Yesterday I was showing some work experience girls around the city centre and pointing out some of the on-going regeneration projects. During the walk around (and between the truly random 15 year old girl nattering about boys, weight and tv programs, not to mention falling out of airplanes!!), one of the girls asked what makes a historic building better or nicer to look at than a poor example of a modern, or modernist, building?
It’s impressive that this came up and this is at the heart of one of the major debates in architecture – modern vs traditional. My view is that we should be preserving all the good historic buildings and slowly recycling the less important ones, old or modern. The contrast between an historic building and a well-designed modern building can be impressive, with the contrasts helping to promote each style.
We were wandering around the Kings Square area and it’s really clear to see how a lack of investment in that area has affected the image of the city. This is a key area in many ways, being the arrival point for the majority of visitors to the city, with the bus and train stations and a couple of significant multi-storey car parks. This is in many ways the worst part of the centre and it’s what provides people’s first impressions of the place.
So, in the spirit of balance and fairness, here are some examples of the huge amount of investment that has been, and continues to be, put into the city.
top row: Merchants Quay (MQ) in progress, MQ computer perspective, MQ perspective sheet, Kyneburgh Tower in progress, Richard Serra example
bottom row: Southgate Street new public realm, Docks detailing, Language Immersion Centre (LIC) in progress, LIC computer perspective
Developer: Peel Holdings
Architects: Dyer Associates
This new shopping centre opened in May 2009 and provides shops, cafes and restaurants. Unlike the local moaners who don’t like parts of the facde, I feel it’s a good product and has already enhanced Gloucester. It provides us with an alternative to the high street shops and the architecture especially around the historic docks side is very good. Opening during the worse recession in most people’s living memory hasn’t helped, but hopefully things will imrove.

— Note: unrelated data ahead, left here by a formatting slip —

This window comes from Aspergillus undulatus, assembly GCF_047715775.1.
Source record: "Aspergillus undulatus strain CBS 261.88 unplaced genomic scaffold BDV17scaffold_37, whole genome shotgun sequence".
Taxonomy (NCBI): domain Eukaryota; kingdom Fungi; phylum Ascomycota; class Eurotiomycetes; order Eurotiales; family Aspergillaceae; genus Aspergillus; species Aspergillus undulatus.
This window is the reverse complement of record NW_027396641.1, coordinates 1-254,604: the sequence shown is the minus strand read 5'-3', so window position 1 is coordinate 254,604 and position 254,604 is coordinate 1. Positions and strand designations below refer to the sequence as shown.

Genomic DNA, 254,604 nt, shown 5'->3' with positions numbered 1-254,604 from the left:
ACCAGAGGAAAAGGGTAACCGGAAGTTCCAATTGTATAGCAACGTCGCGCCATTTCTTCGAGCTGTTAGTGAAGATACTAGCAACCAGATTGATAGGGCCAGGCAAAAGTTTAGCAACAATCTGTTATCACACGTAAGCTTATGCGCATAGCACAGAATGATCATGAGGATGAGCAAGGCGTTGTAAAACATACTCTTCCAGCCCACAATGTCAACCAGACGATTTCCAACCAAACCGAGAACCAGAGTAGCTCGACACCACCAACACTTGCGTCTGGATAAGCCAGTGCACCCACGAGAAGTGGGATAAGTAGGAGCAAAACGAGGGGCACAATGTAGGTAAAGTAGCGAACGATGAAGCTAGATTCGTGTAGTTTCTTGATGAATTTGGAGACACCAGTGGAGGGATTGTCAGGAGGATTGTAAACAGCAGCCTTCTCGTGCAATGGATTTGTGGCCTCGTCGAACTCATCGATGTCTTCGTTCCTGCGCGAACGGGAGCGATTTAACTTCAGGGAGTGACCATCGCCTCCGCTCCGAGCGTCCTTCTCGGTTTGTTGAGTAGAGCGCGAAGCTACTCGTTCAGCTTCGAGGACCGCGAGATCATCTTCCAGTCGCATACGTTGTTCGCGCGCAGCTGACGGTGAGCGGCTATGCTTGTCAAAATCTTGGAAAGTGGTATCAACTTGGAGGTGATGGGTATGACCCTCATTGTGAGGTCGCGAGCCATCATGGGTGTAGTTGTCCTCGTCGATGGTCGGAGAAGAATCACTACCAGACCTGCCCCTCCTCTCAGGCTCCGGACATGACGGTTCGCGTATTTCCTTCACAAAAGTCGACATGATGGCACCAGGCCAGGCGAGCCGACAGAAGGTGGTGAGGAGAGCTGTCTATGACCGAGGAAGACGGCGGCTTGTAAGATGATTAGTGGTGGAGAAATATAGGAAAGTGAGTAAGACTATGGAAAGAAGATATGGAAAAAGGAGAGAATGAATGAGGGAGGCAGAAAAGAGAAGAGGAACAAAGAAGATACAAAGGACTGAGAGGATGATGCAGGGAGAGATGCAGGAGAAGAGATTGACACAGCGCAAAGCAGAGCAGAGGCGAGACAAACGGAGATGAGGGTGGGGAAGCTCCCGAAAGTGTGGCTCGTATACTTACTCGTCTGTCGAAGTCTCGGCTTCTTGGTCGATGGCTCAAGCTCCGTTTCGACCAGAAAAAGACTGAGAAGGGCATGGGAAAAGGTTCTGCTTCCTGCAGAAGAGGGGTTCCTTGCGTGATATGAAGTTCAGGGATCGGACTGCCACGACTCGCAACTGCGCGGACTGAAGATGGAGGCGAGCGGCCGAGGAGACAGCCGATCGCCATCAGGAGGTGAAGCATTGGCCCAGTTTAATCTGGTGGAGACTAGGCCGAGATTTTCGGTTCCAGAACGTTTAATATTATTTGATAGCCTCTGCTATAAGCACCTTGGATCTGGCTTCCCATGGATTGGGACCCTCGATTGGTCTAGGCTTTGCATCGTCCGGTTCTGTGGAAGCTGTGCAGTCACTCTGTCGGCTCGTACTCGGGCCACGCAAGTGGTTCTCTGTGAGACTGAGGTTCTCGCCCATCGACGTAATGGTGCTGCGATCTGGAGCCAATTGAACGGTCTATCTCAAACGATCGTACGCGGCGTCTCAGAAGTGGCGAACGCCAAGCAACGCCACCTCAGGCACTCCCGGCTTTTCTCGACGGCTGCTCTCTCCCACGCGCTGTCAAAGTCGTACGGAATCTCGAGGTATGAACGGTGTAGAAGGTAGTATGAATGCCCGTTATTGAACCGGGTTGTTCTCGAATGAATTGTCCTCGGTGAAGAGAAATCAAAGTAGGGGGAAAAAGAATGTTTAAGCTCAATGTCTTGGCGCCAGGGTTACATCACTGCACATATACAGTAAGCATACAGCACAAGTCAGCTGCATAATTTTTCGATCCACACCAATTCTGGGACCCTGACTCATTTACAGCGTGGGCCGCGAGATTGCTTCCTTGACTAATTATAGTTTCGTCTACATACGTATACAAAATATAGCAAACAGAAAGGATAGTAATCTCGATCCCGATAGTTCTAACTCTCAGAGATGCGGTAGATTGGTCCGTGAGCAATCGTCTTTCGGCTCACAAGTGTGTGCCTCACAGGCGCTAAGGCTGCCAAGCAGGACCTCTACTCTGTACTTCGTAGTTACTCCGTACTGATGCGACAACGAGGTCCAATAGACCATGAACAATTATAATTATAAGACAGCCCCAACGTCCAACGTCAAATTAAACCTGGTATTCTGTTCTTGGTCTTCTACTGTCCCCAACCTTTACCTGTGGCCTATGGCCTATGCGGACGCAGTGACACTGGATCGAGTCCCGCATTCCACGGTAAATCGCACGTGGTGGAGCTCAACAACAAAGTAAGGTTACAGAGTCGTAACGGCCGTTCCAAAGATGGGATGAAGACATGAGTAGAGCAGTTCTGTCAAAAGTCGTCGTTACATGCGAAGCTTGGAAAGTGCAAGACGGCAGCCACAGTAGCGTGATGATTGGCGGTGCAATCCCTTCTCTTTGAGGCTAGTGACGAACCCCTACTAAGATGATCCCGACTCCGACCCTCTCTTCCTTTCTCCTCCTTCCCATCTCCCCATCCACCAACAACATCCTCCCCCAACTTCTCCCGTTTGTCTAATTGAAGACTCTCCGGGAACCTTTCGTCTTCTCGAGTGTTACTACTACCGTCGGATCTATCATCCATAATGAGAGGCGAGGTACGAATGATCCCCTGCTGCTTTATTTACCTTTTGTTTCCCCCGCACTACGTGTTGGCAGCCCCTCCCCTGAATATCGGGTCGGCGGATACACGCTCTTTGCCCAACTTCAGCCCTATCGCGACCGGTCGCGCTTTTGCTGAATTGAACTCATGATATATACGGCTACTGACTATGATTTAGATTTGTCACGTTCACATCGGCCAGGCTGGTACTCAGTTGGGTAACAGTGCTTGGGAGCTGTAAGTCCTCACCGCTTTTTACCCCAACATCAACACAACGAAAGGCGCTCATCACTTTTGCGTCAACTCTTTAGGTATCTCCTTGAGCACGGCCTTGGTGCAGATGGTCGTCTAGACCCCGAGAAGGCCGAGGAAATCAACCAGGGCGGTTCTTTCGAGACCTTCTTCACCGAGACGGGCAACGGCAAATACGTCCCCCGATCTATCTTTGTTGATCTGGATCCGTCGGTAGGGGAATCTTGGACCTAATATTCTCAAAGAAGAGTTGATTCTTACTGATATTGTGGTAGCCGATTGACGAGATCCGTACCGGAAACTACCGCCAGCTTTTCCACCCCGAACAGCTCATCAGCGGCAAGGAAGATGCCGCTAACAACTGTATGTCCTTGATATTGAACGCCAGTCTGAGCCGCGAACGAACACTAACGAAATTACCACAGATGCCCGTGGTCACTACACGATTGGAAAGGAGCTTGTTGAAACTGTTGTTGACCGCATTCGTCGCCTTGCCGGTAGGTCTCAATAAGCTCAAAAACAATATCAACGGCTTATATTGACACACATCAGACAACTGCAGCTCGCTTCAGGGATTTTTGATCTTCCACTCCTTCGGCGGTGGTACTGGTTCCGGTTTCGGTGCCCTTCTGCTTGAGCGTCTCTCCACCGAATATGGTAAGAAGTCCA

Docks public realm works
Construction: Barnwood Construction
Landscape architects: LDA Design
A very significant project for the city and has made a huge impact to the overall quality of the Docks area. The finishes and detailing are very good and this provides part of the route between the Quays and city centre.
Merchants Quay apartment block
Developer: Crest Nicholson
Architect: Stride Treglown Tecktus
Due to be completed in October 2011 and already a 2010 Shortlisted Scheme – Housing Design Awards. It’s a double warehouse apartment block providing 48, 1 and 2 bedroom apartments. A huge amount of work has gone into this development and it should be a worthy addition to the listed warehouse which surround it.
Language Immersion Centre
Construction: Carter Construction
Client: Gloucestershire County Council
A £6 Million education centre, provided by the County Council, which will give students a chance to speed learn a variety of languages by an immersion method. It completes the existing Blackfriars Priory – the best preserved example of a Dominican Priory anywhere and one of the oldest surviving libraries in Europe.
Kimbrose Triangle / Linkages public realm project
Construction: Balfour Beatty
Client: Gloucestershire County Council
The linkages scheme connects the Quays shopping centre with the centre, via the Docks. Part of this route has undergone and impressive public realm face lift, with high quality materials and a big improvement. Parts of the shared surface idea haven’t been executed well but the overall impact is very positive.
There are a number of public art features by Tom Price, including an art wall and tower (Kyneburgh Tower). The original concepts for these were to represent flowing water, but due to various technical problems, the original material had to be changed to a dark and weather proof metal, which gives a rather Richard Serra feel! A real shame as it completely changes the perception of the artworks.
Anyway, there are some real regeneration schemes happening right now, including new housing, artworks, commercial outlets, education and public realm projects. I was walking around these various schemes today and was starting to feel proud of the city!